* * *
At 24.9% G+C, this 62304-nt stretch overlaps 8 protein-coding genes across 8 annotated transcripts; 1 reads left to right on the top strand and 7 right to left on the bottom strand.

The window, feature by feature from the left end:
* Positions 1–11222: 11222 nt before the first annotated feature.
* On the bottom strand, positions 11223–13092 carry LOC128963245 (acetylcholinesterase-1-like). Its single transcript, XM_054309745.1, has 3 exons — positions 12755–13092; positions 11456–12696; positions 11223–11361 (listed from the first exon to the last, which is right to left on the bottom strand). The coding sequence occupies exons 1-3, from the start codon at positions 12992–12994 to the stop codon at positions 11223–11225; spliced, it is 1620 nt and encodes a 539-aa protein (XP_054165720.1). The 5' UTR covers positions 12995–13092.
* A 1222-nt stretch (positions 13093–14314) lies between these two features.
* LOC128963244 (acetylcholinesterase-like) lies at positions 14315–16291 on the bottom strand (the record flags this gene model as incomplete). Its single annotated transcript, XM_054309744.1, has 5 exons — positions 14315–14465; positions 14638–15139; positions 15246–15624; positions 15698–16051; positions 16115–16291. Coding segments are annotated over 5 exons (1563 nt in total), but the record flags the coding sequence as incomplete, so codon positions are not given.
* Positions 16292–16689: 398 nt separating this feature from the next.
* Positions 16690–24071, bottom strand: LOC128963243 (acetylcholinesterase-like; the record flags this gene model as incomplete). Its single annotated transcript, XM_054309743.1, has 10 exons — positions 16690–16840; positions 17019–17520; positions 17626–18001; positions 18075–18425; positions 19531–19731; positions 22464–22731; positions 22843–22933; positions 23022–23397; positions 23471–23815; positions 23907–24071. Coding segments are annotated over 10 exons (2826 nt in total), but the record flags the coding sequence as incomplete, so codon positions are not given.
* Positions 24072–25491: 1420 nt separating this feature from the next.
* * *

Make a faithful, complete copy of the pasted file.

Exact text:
At 24.9% G+C, this 62304-nt stretch overlaps 8 protein-coding genes across 8 annotated transcripts; 1 reads left to right on the top strand and 7 right to left on the bottom strand.

The window, feature by feature from the left end:
* Positions 1–11222: 11222 nt before the first annotated feature.
* On the bottom strand, positions 11223–13092 carry LOC128963245 (acetylcholinesterase-1-like). Its single transcript, XM_054309745.1, has 3 exons — positions 12755–13092; positions 11456–12696; positions 11223–11361 (listed from the first exon to the last, which is right to left on the bottom strand). The coding sequence occupies exons 1-3, from the start codon at positions 12992–12994 to the stop codon at positions 11223–11225; spliced, it is 1620 nt and encodes a 539-aa protein (XP_054165720.1). The 5' UTR covers positions 12995–13092.
* A 1222-nt stretch (positions 13093–14314) lies between these two features.
* LOC128963244 (acetylcholinesterase-like) lies at positions 14315–16291 on the bottom strand (the record flags this gene model as incomplete). Its single annotated transcript, XM_054309744.1, has 5 exons — positions 14315–14465; positions 14638–15139; positions 15246–15624; positions 15698–16051; positions 16115–16291. Coding segments are annotated over 5 exons (1563 nt in total), but the record flags the coding sequence as incomplete, so codon positions are not given.
* Positions 16292–16689: 398 nt separating this feature from the next.
* Positions 16690–24071, bottom strand: LOC128963243 (acetylcholinesterase-like; the record flags this gene model as incomplete). Its single annotated transcript, XM_054309743.1, has 10 exons — positions 16690–16840; positions 17019–17520; positions 17626–18001; positions 18075–18425; positions 19531–19731; positions 22464–22731; positions 22843–22933; positions 23022–23397; positions 23471–23815; positions 23907–24071. Coding segments are annotated over 10 exons (2826 nt in total), but the record flags the coding sequence as incomplete, so codon positions are not given.
* Positions 24072–25491: 1420 nt separating this feature from the next.